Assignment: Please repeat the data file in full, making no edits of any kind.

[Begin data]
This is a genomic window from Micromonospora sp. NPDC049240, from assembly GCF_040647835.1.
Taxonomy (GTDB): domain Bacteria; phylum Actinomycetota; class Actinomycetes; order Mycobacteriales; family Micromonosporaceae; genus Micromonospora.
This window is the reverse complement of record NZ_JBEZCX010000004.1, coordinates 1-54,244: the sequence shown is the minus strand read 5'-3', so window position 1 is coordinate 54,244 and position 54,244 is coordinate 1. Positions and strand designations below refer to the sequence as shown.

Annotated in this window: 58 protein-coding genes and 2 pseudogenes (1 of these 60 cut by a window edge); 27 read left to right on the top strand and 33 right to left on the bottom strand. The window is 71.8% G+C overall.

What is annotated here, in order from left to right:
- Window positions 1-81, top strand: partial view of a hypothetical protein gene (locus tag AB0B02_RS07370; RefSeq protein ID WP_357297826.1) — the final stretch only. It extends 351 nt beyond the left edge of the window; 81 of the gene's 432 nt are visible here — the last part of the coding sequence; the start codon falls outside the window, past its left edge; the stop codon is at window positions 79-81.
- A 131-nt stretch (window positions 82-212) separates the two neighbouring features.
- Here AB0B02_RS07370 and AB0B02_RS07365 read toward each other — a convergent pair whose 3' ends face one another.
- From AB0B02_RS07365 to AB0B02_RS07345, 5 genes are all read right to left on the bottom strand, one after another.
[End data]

This is a genomic window from Micromonospora sp. NPDC049240, from assembly GCF_040647835.1.
Taxonomy (GTDB): domain Bacteria; phylum Actinomycetota; class Actinomycetes; order Mycobacteriales; family Micromonosporaceae; genus Micromonospora.
This window is the reverse complement of record NZ_JBEZCX010000004.1, coordinates 1-54,244: the sequence shown is the minus strand read 5'-3', so window position 1 is coordinate 54,244 and position 54,244 is coordinate 1. Positions and strand designations below refer to the sequence as shown.

Annotated in this window: 58 protein-coding genes and 2 pseudogenes (1 of these 60 cut by a window edge); 27 read left to right on the top strand and 33 right to left on the bottom strand. The window is 71.8% G+C overall.

What is annotated here, in order from left to right:
- Window positions 1-81, top strand: partial view of a hypothetical protein gene (locus tag AB0B02_RS07370; RefSeq protein ID WP_357297826.1) — the final stretch only. It extends 351 nt beyond the left edge of the window; 81 of the gene's 432 nt are visible here — the last part of the coding sequence; the start codon falls outside the window, past its left edge; the stop codon is at window positions 79-81.
- A 131-nt stretch (window positions 82-212) separates the two neighbouring features.
- Here AB0B02_RS07370 and AB0B02_RS07365 read toward each other — a convergent pair whose 3' ends face one another.
- From AB0B02_RS07365 to AB0B02_RS07345, 5 genes are all read right to left on the bottom strand, one after another.